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Sunday, 28 December 2014

Reviews: Black State Highway, Khaos, Psychostick

Black State Highway: S/T (Self Released)

Former Brighton Institute Of Modern Music graduates Black State Highway are here to give hard rock a good hard kick to the balls. Formed by guitarist Ollie Trethewey, bassist Gordon Duncan, drummer Harry Bland and singer Liva Steinberga the band gigs in the local Komedia but realised they need another guitarist so quickly recruited Yonnis Crampton who gelled with the band just in time for their performance. Since then they have risen through the local British rock scene with some high profile supports and lots of press from Classic Rock Magazine and others, still as with all bands it's all about the music and with the glut of female fronted hard rock bands around at the moment, see for example Saint Jude, Blues Pills, No Sinner etc Black State Highway could fall into obscurity at any time if they didn't have the songs. Luckily as Conclusion kicks of with it's slide driven intro, propulsive rhythm section, bluesy riffage and Steinberga's holler, who exudes attitude as she tells an unnamed former lover to "Get the fuck out of my life". So far so good then and the swagger continues on Ain't Got No which really shows off Duncan and Bland's hard hitting aggressive bottom end which despite it's power also has a lot of nuances to it. The guitars ring out with huge slabs of riffage throughout on the rockier tracks like Free and Tekkers but also the solos sizzle on the slower paced Broken which oozes with class and sleaze and shows off Steinberga's voice to its full extent. For a band so young this debut is very dynamic, vibrant and very mature, the band are steeped in the 70's blues rock of Rival Sons but also they have a modern edge which stops them from getting stale and being more than just revival act. A young band with real fire in their collective bellies and a collection of songs that translate to a searing live show. Pick it up and play it loud!! 8/10  

Khaos: Risen (MRR Records)

Khaos are a modern hard rock band built around guitarist Mark Rossi's sterling guitar work, he moves between intricate melodies and big hard hitting riffs. Rossi has a great line up backing him with Trevor Franklin working over the drumkit and Nic Angileri providing the rumbling bottom end. The cherry on top though are American Chandler Mogel's strong, soulful vocals, Mogel will be familiar to those who have listened to Firewind offshoot band Outloud, Mogel is the vocalist for Outloud but Khaos are a different prospect all together, whereas Outloud are 80's style AOR band, Khaos are a more modern sounding band in the style of Alter Bridge, Shinedown mixed with the slinky smooth rock of The Cult. Rossi plays like Tremonti throughout with After The Silence, Imagined Danger and Loaded Question having the heavy, melodic riffs of AB and Loaded Question also having  guitar solo Slash would be proud of, End Of Daze is infused with the spirit of Ian Asbury and Billy Duffy on its snake like verses and explosive chorus, this continues on Ride The Chain. It's not all hard rocking however there are a few ballads on the record with Exalted, Hung The Moon and As FAr As We Go being three of the best. As good as the component parts of Khaos are they do try to sound a bit too much like Alter Bridge for my liking and Mogel's voice is good but he is no Myles Kennedy (but who is) and personally I believe his voice is better suited to Outloud. Still if you like muscular American rock played by the bands mention previously this will pique your interest however this might not appeal to everyone, still a nice modern rock album. 6/10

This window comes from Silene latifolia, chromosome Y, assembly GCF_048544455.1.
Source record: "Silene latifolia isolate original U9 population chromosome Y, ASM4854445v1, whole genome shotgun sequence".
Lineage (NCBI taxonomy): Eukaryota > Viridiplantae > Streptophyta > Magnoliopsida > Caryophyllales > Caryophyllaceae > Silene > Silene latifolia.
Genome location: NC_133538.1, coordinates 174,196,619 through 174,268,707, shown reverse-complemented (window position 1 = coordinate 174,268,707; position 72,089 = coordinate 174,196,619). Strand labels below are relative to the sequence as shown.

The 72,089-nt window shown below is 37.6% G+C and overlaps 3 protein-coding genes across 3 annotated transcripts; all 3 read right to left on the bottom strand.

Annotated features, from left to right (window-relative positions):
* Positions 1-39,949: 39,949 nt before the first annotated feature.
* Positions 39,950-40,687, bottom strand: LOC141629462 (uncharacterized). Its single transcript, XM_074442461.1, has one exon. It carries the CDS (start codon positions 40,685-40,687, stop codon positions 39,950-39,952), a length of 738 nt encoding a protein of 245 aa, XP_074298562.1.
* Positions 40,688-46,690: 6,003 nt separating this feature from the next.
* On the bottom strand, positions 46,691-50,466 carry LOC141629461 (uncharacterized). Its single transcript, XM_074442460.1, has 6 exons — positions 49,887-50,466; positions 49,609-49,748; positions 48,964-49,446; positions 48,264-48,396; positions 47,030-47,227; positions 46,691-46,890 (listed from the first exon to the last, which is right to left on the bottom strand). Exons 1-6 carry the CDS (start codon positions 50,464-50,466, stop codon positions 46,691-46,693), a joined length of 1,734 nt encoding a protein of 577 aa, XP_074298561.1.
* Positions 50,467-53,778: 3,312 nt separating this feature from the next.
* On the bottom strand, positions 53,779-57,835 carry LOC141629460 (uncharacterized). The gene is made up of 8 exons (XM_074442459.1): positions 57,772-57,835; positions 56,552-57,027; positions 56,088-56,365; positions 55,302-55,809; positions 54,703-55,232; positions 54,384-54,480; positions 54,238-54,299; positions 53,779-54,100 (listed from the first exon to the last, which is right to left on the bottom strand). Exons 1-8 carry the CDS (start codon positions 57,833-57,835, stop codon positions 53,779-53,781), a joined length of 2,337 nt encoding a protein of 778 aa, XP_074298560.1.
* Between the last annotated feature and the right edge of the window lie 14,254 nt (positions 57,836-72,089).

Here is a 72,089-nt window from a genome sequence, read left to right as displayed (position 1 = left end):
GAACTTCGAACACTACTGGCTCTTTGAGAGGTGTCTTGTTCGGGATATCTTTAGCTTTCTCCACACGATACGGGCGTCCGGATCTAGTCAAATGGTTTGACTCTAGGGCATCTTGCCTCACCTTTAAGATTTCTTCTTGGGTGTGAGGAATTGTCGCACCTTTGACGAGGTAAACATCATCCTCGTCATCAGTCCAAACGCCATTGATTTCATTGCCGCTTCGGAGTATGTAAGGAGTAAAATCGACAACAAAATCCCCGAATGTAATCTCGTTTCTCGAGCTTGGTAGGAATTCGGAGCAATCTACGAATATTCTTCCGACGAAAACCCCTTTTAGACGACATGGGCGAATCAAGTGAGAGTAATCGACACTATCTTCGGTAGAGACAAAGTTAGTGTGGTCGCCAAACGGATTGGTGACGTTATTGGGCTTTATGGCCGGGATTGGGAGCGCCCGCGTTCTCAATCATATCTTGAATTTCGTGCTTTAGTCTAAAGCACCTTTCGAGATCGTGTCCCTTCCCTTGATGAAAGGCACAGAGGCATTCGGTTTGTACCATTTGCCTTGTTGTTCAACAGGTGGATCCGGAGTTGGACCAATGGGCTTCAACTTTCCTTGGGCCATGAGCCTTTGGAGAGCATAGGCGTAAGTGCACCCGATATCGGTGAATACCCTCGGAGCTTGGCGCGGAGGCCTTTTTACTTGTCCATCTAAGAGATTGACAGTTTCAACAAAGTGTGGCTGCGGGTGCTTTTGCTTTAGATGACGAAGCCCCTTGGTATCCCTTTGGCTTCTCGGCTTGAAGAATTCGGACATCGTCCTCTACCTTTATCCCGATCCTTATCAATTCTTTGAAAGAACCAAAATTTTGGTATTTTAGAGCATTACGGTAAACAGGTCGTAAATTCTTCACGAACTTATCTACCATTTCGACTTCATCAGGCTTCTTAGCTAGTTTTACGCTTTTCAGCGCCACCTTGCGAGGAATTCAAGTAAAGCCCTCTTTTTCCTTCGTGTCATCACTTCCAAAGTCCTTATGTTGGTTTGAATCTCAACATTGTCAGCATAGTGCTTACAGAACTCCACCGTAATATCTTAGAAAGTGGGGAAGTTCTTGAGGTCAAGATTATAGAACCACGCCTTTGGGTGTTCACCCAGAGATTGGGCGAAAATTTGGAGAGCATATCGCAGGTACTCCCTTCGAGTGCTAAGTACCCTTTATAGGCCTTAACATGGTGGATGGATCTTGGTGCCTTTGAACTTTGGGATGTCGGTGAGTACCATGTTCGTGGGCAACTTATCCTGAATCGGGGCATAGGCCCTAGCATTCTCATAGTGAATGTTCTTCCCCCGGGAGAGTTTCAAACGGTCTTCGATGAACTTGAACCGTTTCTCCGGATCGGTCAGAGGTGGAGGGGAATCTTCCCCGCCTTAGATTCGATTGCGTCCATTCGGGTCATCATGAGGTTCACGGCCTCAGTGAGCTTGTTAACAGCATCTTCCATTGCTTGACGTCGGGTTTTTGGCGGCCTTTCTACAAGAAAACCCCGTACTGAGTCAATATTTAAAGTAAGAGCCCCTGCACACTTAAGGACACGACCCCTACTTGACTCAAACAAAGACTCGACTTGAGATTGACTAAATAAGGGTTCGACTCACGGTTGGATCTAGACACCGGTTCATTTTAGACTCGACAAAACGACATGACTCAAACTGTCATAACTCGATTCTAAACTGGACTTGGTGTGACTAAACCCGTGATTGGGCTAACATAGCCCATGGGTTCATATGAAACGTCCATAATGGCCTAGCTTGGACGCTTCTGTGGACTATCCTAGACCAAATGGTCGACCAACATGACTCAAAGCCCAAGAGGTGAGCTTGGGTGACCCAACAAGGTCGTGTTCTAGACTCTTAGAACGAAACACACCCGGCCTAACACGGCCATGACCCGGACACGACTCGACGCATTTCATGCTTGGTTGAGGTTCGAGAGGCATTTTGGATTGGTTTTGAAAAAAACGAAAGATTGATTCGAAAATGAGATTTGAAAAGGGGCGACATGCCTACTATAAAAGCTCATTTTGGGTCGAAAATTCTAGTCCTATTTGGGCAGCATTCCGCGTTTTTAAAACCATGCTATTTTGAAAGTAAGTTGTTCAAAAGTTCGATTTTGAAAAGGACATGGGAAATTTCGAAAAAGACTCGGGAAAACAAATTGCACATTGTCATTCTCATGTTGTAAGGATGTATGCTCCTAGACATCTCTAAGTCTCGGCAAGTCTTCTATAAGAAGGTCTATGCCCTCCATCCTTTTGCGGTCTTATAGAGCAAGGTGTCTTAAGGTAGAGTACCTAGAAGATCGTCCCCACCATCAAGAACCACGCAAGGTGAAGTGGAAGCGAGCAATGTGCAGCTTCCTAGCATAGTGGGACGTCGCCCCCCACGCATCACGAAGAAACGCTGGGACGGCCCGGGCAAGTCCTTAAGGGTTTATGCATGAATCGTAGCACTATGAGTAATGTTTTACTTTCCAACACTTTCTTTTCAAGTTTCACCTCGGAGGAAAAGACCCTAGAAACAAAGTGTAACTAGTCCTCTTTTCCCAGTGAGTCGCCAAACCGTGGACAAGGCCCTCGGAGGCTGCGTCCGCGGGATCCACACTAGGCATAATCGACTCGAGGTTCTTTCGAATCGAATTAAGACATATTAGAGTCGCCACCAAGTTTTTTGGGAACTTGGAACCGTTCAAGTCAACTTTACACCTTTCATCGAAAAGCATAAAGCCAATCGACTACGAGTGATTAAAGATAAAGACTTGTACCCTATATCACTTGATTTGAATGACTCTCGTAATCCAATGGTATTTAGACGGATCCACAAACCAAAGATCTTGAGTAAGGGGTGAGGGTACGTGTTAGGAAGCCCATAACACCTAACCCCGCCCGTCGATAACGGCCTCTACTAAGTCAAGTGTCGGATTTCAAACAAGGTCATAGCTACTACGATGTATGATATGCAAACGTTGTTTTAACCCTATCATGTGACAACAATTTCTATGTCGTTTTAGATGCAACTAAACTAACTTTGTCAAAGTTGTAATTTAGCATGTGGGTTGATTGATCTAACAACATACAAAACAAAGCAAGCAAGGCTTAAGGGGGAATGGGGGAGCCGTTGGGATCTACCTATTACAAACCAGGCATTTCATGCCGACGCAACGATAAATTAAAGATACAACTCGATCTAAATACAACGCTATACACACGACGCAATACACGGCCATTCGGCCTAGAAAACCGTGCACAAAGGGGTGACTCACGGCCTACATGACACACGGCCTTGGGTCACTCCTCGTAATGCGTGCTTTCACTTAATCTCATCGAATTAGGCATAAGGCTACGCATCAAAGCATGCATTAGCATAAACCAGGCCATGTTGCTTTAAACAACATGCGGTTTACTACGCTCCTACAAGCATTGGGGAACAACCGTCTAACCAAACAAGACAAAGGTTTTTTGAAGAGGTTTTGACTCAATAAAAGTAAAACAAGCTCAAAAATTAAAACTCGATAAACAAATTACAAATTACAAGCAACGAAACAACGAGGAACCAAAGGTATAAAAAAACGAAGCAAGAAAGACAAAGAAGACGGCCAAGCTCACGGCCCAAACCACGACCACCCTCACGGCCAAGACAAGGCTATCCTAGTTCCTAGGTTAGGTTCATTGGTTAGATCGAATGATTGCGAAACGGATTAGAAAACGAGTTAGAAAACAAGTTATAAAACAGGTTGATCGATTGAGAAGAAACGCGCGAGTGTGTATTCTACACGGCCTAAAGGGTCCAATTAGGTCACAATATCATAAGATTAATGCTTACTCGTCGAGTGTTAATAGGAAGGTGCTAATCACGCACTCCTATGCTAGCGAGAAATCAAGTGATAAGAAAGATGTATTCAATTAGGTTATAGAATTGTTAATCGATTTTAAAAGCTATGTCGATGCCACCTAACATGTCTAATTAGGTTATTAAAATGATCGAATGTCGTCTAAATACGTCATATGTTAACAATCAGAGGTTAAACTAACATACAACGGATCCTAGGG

Psychostick: IV- Revenge Of The Vengeance (Rock Ridge Music) [Review By Stief]

Opening with a movie trailer-esque intro to their fourth album, IV: Revenge Of The Vengeance, Psychostick let you know exactly what you're getting into. If you're already a fan of Psychostick, then you know exactly what to expect from the band that sang a sandwich (no missing words, they literally sang a sandwich). The first song of the album, Obey The Beard gives, in this writer's opinion, sound advice. Any problems, just grow a beard. This sets up the mood of the album quite nicely and without giving too much away, they cover a wide range of topics, such as being a dog in Dogs Like Socks, Anatidaephobia in Quack Kills, how to perform the heimlich and CPR in Choking Hazard and a love of Bruce Campbell in...well, Bruce Campbell. The band are clearly comfortable being a comedy metal band and the songs are interspersed with several skits and one in the case of Dimensional Time Portal (Skit, Kinda), a mix of short bursts of metal and a small tale of how reverb can cause a rift in time. The band are solid, Alex “Shmalex” Dontre's drumming heavy along with Matty J “Moose” Rzemyk's bass, Josh “The J” Key's riffs great, all supporting Rob “Rawrb” Kersey's quite frankly angry voice. The album gives two surprises, the first in the shape of a 3 minute medley of classical music consisting of several hundred fucks and one shit. This is immediately followed by the highlight of the album, a cover of Kenny Loggins' Danger Zone which the band embrace with classic Psychostick zeal, even treating listeners to a cover-of-sorts of the chorus of Berlin's Take My Breath Away from the same film. Overall, if you've listened to Psychostick before, it's pretty much the same as always, but if this is the first time, then I'd suggest you embrace the insanity. Great metal and laughs all round. 7/10

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